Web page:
Rachel Buxton, Principal Investigator
Dr. Buxton has expertise in biodiversity conservation and the link between nature, health, and well-being. She works with groups of practitioners, decision-makers, Indigenous peoples, and stakeholders to ensure her research is applicable to support conservation policy and practice. In drawing from her experiences as a research scientist, mom, life-long learner, teacher, mentor, and community member, she is committed to making a difference for biodiversity conservation and environmental justice. Please visit Dr. Buxton’s website to learn more.
Joe Bennett, Co-Principal Investigator
Dr. Bennett’s research centres around conservation decisions, applied mathematics and environmental policy, with an emphasis on land protection, endangered species recovery and invasive species management. He incorporates multiple considerations into conservation planning and works directly with practitioners to achieve solutions. Dr. Bennett has worked directly with government departments, First Nations, Indigenous governments, and environmental non-governmental organizations. Please visit Dr. Bennett’s website to learn more.
Dr. Hudgins uses computational methods to study the ecology, impacts, and management of invasive species at large scales. She has studied invasive forest pest dispersal and establishment, urban tree distributions and pest-related tree mortality. Dr. Hudgins uses this information to project economic losses due to forest pests in urban areas. Currently, she is developing general rules of thumb for the best invasive management strategies. Please visit Dr. Hudgins’ website to learn more.
Dr. Cooke’s research has spanned the natural and social sciences with a focus on understanding and solving complex conservation problems. As founding Director of the Canadian Centre for Evidence-Based Conservation Dr. Cooke has expertise in evidence synthesis to support evidence-based decision-making. Most recently, his research has examined the links between humans and the environment in developing solutions. Please visit Dr. Cooke’s website to learn more.
Dr. Matheson’s research addresses cultural identity, collective and individual coping and resilience, and outcomes reflecting well-being, social justice, and behavioural and social change. She is the Project Director of a program that supports fly-in First Nations communities in enabling their youth to flourish. Dr. Matheson embraces a One Health approach to understanding the connections between the health of humans, the environment, and animals. Please visit Dr. Matheson’s website to learn more.
Dr. Villeneuve is an epidemiologist and biostatistician with research interests in the fields of environmental and occupational health. He has studied the role that environmental exposures from the built environment has in causing chronic diseases. He also has expertise on the health benefits associated with urban greenness such as lower rates of mortality and increased physical activity. Most recently, he and fellow team member Dr. Buxton, have been collaborating to bring together data on biodiversity and mental health in Canadian cities. Please visit Dr. Villeneuve’s website to learn more.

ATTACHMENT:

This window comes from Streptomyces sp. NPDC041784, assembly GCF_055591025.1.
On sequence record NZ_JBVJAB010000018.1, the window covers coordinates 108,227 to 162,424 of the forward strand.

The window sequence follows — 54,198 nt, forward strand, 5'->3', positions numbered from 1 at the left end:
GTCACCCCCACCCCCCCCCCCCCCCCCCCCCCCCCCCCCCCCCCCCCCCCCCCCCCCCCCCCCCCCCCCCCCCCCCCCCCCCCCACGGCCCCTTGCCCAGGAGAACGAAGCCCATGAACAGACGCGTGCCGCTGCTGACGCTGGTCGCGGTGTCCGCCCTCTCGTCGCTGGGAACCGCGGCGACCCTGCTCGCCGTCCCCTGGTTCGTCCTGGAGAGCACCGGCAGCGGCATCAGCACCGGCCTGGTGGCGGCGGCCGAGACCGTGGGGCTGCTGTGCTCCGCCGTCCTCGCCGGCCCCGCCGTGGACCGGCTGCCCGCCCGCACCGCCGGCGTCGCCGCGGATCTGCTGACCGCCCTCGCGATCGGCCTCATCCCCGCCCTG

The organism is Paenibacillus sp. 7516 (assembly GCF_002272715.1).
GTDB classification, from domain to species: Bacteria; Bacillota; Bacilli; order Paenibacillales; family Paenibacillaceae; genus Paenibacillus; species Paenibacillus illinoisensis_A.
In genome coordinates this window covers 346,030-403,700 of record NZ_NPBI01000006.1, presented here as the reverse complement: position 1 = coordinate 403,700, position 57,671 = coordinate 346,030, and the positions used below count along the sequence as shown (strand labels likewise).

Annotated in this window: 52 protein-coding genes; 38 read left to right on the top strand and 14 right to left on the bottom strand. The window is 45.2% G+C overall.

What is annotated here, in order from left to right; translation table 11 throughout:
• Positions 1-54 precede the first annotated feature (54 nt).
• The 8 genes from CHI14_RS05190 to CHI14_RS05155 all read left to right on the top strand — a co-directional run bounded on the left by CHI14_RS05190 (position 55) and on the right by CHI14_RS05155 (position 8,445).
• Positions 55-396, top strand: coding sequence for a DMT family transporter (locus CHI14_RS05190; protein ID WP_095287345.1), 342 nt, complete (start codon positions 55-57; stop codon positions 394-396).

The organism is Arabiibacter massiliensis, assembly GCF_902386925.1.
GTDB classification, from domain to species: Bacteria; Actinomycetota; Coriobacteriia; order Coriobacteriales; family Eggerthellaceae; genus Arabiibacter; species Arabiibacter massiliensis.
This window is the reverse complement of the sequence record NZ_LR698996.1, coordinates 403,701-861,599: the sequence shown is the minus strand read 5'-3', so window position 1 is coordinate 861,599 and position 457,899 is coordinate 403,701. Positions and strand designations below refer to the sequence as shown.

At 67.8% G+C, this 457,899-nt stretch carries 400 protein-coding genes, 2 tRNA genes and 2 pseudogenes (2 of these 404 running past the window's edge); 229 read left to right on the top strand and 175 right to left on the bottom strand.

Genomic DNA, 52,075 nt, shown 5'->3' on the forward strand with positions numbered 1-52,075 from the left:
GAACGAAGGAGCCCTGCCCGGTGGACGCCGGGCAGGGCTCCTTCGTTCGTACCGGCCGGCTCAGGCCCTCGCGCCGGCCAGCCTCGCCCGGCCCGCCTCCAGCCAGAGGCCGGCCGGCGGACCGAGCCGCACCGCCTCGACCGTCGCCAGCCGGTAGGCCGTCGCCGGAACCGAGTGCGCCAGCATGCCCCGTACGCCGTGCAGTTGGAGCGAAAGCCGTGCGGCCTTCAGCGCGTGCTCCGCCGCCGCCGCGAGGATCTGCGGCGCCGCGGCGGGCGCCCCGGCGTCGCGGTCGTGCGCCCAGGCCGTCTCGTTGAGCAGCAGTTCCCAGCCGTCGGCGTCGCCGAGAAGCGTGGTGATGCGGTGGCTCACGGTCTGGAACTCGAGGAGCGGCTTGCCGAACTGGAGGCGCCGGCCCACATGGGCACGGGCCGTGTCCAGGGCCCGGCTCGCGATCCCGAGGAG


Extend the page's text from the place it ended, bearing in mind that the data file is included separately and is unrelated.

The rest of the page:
As a researcher and Director of Carleton University’s Happiness Laboratory (CUHL), Dr. Zelenski studies individual differences in happiness and how personality manifests itself ‘in the moment’ as emotional and cognitive processes. His research has focused on the causes and consequences of social behaviour, the links between nature, happiness, and sustainable behaviour, and methods for improving research practices. Currently, he is exploring whether pro-environmental behaviours can prompt positive emotions and feelings of connection with nature. Please visit Dr. Zelenski’s website to learn more.
Dr. Halsall’s primary research areas are in youth development, evaluation and health promotion. She has led community engagement projects and collaborative research to support equitable health promotion. Dr. Halsall is currently organizing a research partnership to capture pandemic experiences in outdoor learning and applying lessons learned to support equitable access. She has also partnered with Outdoor Play Canada to identify nature-based interventions and opportunities for scaling. Please visit Dr. Halsall’s website to learn more.
Dr. Bonier’s research spans from historical analysis to futuristic visions, and centres on the shaping of the built environment. Her current work considers design’s role in fostering the intertwined desires for resistance, resilience, and delight. She is co-founder and co-Director of the Carleton Urban Research Lab, which is engaged in collaborative interdisciplinary research, teaching, and design centred on water, cities, and equity. Please visit Dr. Bonier’s website to learn more.
Dr. Stoney’s research focuses on infrastructure, policy, sustainability, and urban planning that includes a community engagement perspective. He advises Infrastructure Canada, a department of the federal government, on urban and environmental issues with respect to ‘green’ infrastructure and the need to build liveable cities that are healthy, inclusive and resilient. His current work builds on his 2015 book “Green Lite” that provided a critique of city planning and federal policies aimed at sustainable development. Please visit Dr. Stoney’s website to learn more.